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quickspec

Quickspec

Quickspec is a library for simplifying the process of testing pure functions and compositions of pure functions. Rather than writing test after test to simply describe different cases, write a single test describing all cases at once as a scenario.

Quickspec is a library which can be integrated into your existing tests and is testing framework agnostic. It is designed to work in both client- and server-side environments so it goes with you where you want to be. Dump the boilerplate and start writing comprehensive tests quickly.

Installing Quickspec

To install Quickspec, just run the following command:

npm install quickspec --save-dev

That's it! You're ready to start using quickspec in your tests.

Setting up Quickspec

To use Quickspec in node, do the following setup:

const quickspec = require('quickspec`)({ verbose: false });

If you are using quickspec in client-side tests, the setup is almost the same:

const quickspec = quickspecFactory({ verbose: false });

Be sure, if you are using a test runner like Karma, you include the client-safe quickspec file in your list of files:

<project-root>/node_modules/quickspec/dist/quickspec.js

Writing tests with Quickspec

Writing tests with Quickspec requires changing the way you think about tests just a little. Let's dig in:

Let's say we want to test a multiply function which takes two numbers and returns their product. Here's what it could look like:

const multiply = a => b => a * b;

Writing a test function

The first thing we will want to do is create a test function. It will need to take a setup values object and a verify function:

const testMultiply = ({ a, b }, verify) => verify(multiply(a)(b));

Although this function is using object destructuring and arrow functions, you can do this with ES 5.1 code as well:

function testMultiply(setupValues, verify) {
    var a = setupValues.a;
    var b = setupValues.b;

    verify(multiplu(a)(b));
}

Writing a test spec

In this walkthrough I will use Mocha, but this will work with any test framework. Let's take a look at building and testing a spec:

it('should multiply values correctly according to our spec', function () {
    const specSet = [
        {
            name: 'Multiplying a a number by 0',
            setupValues: { a: 0, b: 5 },
            expectedValue: 0
        },
        {
            name: 'Multiplying a number by 1',
            setupValues: { a: 1, b: 7 },
            expectedValue: 7
        },
        {
            name: 'Multiplying a two numbers',
            setupValues: { a: 0.5, b: 9 },
            expectedValue: 4.5
        },
        {
            name: 'Multiplying a positive and negative number',
            setupValues: { a: -2, b: 11 },
            expectedValue: -22
        }
    ];

    const testMultiply = ({ a, b }, verify) => verify(multiply(a)(b));

    quickspec
        .verify(testMultiply)
        .over(specSet);
});

Testing a spec with a theorem

A theorem is a claim that can be proven to be true. Let's have a look at what this means to our test.

Note there is no expected value. The theorem we provide will give us the correct value to compare to.

it('should multiply values correctly according to our spec', function () {
    const specSet = [
        {
            name: 'Multiplying a a number by 0',
            setupValues: { a: 0, b: 5 }
        },
        {
            name: 'Multiplying a number by 1',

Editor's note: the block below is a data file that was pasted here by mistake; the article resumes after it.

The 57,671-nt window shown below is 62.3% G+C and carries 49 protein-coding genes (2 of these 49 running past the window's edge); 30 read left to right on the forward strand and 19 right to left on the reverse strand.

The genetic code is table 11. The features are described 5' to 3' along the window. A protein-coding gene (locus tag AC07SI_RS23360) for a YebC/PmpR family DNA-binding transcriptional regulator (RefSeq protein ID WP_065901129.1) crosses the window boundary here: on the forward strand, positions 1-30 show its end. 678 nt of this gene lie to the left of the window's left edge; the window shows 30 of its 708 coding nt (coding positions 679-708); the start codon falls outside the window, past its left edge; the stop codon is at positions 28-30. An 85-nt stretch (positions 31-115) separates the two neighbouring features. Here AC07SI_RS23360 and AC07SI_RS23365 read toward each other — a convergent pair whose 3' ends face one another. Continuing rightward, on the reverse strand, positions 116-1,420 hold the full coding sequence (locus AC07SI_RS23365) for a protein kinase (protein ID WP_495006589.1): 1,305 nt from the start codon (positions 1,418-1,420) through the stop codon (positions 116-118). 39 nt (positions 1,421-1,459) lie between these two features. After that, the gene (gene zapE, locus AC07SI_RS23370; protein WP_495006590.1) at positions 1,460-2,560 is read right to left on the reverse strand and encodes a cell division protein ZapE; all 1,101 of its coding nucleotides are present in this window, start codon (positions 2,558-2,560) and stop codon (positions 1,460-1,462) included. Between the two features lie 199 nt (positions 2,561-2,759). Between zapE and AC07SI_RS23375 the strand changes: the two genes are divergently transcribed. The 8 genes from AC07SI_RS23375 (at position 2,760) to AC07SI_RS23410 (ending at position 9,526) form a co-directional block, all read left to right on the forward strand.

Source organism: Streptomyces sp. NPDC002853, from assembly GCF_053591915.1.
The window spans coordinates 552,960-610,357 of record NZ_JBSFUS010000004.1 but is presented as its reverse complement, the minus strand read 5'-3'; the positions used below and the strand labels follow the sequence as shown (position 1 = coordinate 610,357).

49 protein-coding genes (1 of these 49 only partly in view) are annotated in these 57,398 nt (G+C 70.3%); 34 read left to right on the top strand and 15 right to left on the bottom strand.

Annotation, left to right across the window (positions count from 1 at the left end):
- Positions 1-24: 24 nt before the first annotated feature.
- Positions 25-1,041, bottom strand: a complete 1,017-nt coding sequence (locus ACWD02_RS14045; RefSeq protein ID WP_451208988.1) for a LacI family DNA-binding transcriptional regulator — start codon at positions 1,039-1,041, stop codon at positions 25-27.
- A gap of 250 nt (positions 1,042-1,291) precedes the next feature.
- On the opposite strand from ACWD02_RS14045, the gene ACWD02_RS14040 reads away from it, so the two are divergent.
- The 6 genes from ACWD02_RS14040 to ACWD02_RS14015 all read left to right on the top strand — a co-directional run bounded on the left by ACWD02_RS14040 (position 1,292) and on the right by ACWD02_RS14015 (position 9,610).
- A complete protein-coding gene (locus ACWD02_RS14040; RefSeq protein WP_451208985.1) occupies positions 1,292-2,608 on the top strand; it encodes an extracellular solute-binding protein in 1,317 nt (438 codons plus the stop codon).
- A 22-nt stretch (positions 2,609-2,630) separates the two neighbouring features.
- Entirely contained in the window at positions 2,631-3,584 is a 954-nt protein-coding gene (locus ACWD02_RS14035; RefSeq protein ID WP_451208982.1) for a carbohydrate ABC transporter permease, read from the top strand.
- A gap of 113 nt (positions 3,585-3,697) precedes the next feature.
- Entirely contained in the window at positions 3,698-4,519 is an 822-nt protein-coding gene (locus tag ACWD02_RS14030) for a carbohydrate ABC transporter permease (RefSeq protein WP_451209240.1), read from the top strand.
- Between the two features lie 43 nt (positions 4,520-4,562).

setupValues: { a: 1, b: 7 }
        },
        {
            name: 'Multiplying a two numbers',
            setupValues: { a: 0.5, b: 9 }
        },
        {
            name: 'Multiplying a positive and negative number',
            setupValues: { a: -2, b: 11 }
        }
    ];

    const multiplyTheorem = ({ a, b }, actualResult) => (a * b) === actualResult;
    const testMultiply = ({ a, b }, verify) => verify(multiply(a)(b));

    quickspec
        .verify(testMultiply)
        .withTheorem(multiplyTheorem)
        .over(specSet);
});

Async Testing

Tests can be run asyncronously. The API simply requires an async call first. See examples below:

Async Tests with Expected Value

it('should support async tests', function (done) {

    const verifyAsyncAdd = ({ value1, value2 }, verify) => {
        const verifyOnDone = (error, result) => verify(result);
        asyncAdd(value1, value2, verifyOnDone);
    };

    const specSet = [
        {
            name: 'additive identity',
            setupValues: { value1: 1, value2: 0 },
            expectedResult: 1
        },
        {
            name: 'add two numbers',
            setupValues: { value1: 1, value2: 2 },
            expectedResult: 3
        }
    ];

    quickspec
        .async(done)
        .verify(verifyAsyncAdd)
        .over(specSet);
});

Async Tests with Theorem

it('should support async tests with theorem', function (done) {

    function verifyAsyncAdd ({ value1, value2 }, verify) {
        const verifyOnDone = (error, result) => verify(result);
        asyncAdd(value1, value2, verifyOnDone);
    };

    function addTheorem({ value1, value2 }, actualResult) {
        return (value1 + value2) === actualResult;
    }

    const specSet = [
        {
            name: 'additive identity',
            setupValues: { value1: 1, value2: 0 }
        },
        {
            name: 'add two numbers',
            setupValues: { value1: 1, value2: 2 }
        },
        {
            name: 'add a positive and negative number',
            setupValues: { value1: 3, value2: -7 }
        }
    ];

    quickspec
        .async(done)
        .verify(verifyAsyncAdd)
        .withTheorem(addTheorem)
        .over(specSet);
});

Changelog

2.0.0

  • Added async endpoints
  • Revised theorem behavior

1.0.0

  • Initial release